There are libraries, such as Dinero.JS [0] or Decimal.js (handles decimals as strings). Alternatively, don't use decimals and always convert everything to cents.


Postgres has this: https://www.postgresql.org/docs/12/datatype-numeric.html#DAT... which is pretty handy.

Great advice on going for the lowest (cents) so you can work with integers. I do something similar with dates on all my apps where I go for ints in the database and always save unix timestamps. I can't stand dates unless I'm working with timestamps.

Same! Dates are one of the biggest sources of programmer error in my experience, and representing them as ints until they are rendered to a UI prevents a lot of it.

Actually, using timestamps for all dates is a bit like using floats for currency. For many cases it doesn't matter, but you lose information.

I tried a small C++ program and it does not exhibit this behavior. Why is it not showing there?

program: #include <iostream>

using namespace std;

int main(int argc, char argv) { float s = 165 * 1.40; cout << s << endl; }

output: ./floats 231


Use a big decimal library with the precision you need, overload the serialization methods for your preferred data store and be done with it.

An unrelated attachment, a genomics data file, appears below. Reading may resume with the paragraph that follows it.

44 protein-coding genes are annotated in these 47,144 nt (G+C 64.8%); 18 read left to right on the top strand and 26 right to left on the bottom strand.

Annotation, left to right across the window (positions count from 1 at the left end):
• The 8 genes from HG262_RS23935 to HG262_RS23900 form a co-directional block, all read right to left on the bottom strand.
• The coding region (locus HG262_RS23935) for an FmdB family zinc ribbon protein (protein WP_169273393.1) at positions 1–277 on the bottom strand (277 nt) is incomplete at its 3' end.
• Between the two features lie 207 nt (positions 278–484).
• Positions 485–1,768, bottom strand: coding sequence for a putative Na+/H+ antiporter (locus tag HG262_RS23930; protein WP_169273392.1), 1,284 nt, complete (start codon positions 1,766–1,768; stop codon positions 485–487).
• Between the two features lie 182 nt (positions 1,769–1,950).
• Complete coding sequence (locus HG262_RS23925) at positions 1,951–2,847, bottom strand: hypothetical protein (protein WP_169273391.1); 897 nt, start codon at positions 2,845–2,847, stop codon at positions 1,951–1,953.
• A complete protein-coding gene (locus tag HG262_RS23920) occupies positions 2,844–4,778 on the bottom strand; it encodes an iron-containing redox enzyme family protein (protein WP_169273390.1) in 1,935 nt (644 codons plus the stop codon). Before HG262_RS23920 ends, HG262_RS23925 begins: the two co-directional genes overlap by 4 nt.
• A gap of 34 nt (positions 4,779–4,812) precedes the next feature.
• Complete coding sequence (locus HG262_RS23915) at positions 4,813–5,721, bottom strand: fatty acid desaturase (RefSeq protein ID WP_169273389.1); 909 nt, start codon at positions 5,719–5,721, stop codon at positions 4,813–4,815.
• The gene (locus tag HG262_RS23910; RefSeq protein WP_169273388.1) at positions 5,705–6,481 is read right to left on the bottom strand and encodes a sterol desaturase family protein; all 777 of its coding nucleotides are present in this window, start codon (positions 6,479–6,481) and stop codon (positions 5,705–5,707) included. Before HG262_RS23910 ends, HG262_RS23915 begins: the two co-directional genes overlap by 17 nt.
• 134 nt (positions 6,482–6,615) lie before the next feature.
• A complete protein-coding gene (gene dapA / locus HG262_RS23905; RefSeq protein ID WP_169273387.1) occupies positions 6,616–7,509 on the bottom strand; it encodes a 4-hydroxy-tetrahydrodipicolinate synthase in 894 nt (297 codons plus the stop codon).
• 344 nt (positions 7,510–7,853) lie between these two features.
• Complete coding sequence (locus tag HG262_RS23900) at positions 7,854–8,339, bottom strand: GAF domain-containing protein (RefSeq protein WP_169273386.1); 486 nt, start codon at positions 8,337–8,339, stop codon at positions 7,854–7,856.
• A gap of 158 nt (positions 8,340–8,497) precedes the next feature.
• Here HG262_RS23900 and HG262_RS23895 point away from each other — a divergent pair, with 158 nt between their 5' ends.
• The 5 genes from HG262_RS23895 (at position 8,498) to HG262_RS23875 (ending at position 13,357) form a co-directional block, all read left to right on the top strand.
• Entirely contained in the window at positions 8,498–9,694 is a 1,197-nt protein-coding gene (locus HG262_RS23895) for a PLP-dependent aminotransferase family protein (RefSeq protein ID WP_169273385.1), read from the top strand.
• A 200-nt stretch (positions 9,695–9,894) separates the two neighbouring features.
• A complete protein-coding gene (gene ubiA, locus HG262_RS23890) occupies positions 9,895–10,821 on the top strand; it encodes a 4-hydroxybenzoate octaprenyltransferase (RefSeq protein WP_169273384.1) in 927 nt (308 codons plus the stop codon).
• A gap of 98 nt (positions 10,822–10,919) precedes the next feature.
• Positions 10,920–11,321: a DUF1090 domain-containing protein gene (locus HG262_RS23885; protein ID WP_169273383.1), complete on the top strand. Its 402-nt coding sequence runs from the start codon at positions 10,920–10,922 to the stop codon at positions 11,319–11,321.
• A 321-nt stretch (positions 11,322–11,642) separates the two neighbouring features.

I just use blobs for everything. Just in case.

I can see a whole heap of issues using integers and cents when it comes to VAT calculation.

Use a rational type :)

I rather like this approach. It easily handles sub-cent transactions with any desired degree of precision (e.g. internal computations using the 9/10 cent bs at gas pumps). Internally everything is a rational quantity, and you just need to maintain correct (de) serialization at the system boundaries.

That all gets thrown out the window when somebody really wants an exchange rate of pi for god knows why, but satisfying every real number is impossible, and satisfying every computable number exposes you to things like the halting problem, so having a system that just supports rationals seems like a good compromise.

Money is real.